The power of words is the bread and butter of professionals who work in fields such as marketing or translation. Would you rather purchase a homemade chocolate cake or a moist, rich chocolate cake? For the accurate translation of written text or verbal conversation from one language to another, the choice of words is critical to convey the correct message.
Grasping the power of a word is more than just understanding how it is defined in a dictionary. The interpretation of a word is also influenced by cultural norms and expectations.
For example, think about a birthday. Specifically a 60th birthday. What comes to your mind as an American? Maybe a party. Perhaps considerations about when to retire. If a 40th or 50th birthday is “over the hill,” what does that mean for birthday number 60?
In Korean culture, however, one’s 60th birthday (or 61st depending upon whether you are counting by Western or Korean years) has traditionally been a time of lavish celebration, which even has its own word – hwan-gap. This celebration was designed to honor the individual and included rituals such as the type of clothing worn and a specific order and method for family members to approach the individual and bow. Since people are currently living longer, a large celebration now often takes place at the 70th or 80th birthdays instead, which also have their own designated words.
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Thus, Americans and Koreans are likely to hold different views and experience different emotions surrounding a 60th birthday for oneself or a loved one. These thoughts and emotions become the natural basis for behavior. An understanding of the cultural influences associated with the words “60th birthday” create perspective as to why an American may try to ignore an impending 60th birthday while a Korean individual would eagerly anticipate it.
Since this is as elder care column, let’s think about the word “aging.” What thoughts or images come to mind when you hear this word? An article in Britannica by Kara Rogers describes aging as “the progressive change in an organism that leads to an increased risk of debility, disease and death.” No wonder this word often leads to feelings of helplessness and despair in the English language.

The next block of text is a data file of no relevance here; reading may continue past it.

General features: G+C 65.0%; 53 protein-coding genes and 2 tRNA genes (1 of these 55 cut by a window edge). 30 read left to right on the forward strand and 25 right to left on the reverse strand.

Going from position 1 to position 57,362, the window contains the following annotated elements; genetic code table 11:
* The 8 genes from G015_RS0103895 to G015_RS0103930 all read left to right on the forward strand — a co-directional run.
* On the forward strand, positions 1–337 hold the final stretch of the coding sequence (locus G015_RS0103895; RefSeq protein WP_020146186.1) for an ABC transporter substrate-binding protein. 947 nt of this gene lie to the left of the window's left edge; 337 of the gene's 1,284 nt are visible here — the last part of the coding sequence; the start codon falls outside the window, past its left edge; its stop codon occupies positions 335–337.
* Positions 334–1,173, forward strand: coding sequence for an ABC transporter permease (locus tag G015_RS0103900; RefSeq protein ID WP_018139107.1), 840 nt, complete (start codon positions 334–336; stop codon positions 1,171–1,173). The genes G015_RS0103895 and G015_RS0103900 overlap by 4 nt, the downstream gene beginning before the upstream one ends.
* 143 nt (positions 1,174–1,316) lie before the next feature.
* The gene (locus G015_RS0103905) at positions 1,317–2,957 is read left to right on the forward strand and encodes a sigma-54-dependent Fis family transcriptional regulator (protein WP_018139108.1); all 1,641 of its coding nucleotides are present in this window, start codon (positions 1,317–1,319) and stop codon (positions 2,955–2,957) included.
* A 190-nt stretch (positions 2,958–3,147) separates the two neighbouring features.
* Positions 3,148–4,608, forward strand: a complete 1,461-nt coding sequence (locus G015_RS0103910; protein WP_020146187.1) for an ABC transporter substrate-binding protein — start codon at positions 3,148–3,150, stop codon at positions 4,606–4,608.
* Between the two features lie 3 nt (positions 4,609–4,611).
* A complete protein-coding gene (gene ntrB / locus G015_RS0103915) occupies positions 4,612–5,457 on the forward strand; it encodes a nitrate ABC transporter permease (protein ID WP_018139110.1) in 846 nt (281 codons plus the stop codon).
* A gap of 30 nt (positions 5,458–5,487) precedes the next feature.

It is easy to generalize aging as a period of steady decline. In reality, aging does not follow a straight line downward or any other general direction. Nor are specific ages reflective of certain physical, cognitive and social characteristics for everyone. Aging is a complex process that involves a variety of internal and external influences, such as one’s genes, attitude, access to resources, education, etc.
Focusing on attitude, what we think about the process of growing older and our response to the specific details of our individual journeys can play a significant role in what our later years look like. Have you heard the term “self-fulfilling prophecy”? Sociologist Robert Merton developed this term, defining it as “a false definition of the situation evoking a new behavior which makes the originally false conception come true.”
Apply this concept to aging. If an individual believes that aging is a period of steady decline and the result will be eventual helplessness, the individual is likely focus on negative thoughts (“I’m too old to do that,” “Nobody is interested in an old woman like me,” or “It’s too much trouble”). These thoughts lead to choices that reinforce the negative belief, such as limiting activity and/or social engagement. Very soon, the individual will begin to experience the anticipated physical and cognitive decline.
Changing negative thought patterns and their resulting behaviors can be challenging. The first step is to learn to choose alternate words for the concept with which you are struggling. Finding words that create less threatening or maybe even positive thoughts and images about any concept can encourage action instead of avoidance.
For example, consider someone who dislikes winter. The individual needs groceries, but the weather forecast is for “frigid temperatures.” The word “frigid” might sound unbearable and result in a decision to stay home and eat a bowl of cereal for dinner. If, on the other hand, the weather is described as “cold,” the individual is more likely to think that a regular dinner is worth the temporary unpleasantness of going outside for a short time to obtain the needed groceries.
So what is a good word to replace the term “aging”? In a recent American Society of Aging Legacy interview, Jeanette Takamura, the former U.S. Assistant Secretary of Aging, expressed her preference for the word “longevity.” In her opinion, and I agree, “It’s more aspirational. We want to live.”
Longevity, described in the same Britannica article mentioned above, is “the span of life of an organism.” To me, the word “life” in this description conveys more than just a period of time. The word “life” is often used to describe a person or thing possessing energy, strength and vibrancy. If we use these words to think about the future, we are more likely to make plans and engage in activities that reflect these characteristics.
Changing your words will not automatically create a rosy future. It is unrealistic to expect that changes and challenges will not occur. A person’s outlook, shaped by their words and language, can lead to unanticipated opportunities, or predicted doom and gloom. Harness the power of “longevity” and discover where it may lead you.
Find additional articles & resources at www.KeystoneElderLaw.com or join their Facebook group “Later in Life Planning and Resources.” Keystone Elder Law P.C. is located in Mechanicsburg. Call 717-697-3223 for a free telephone consultation with their Care Coordinator.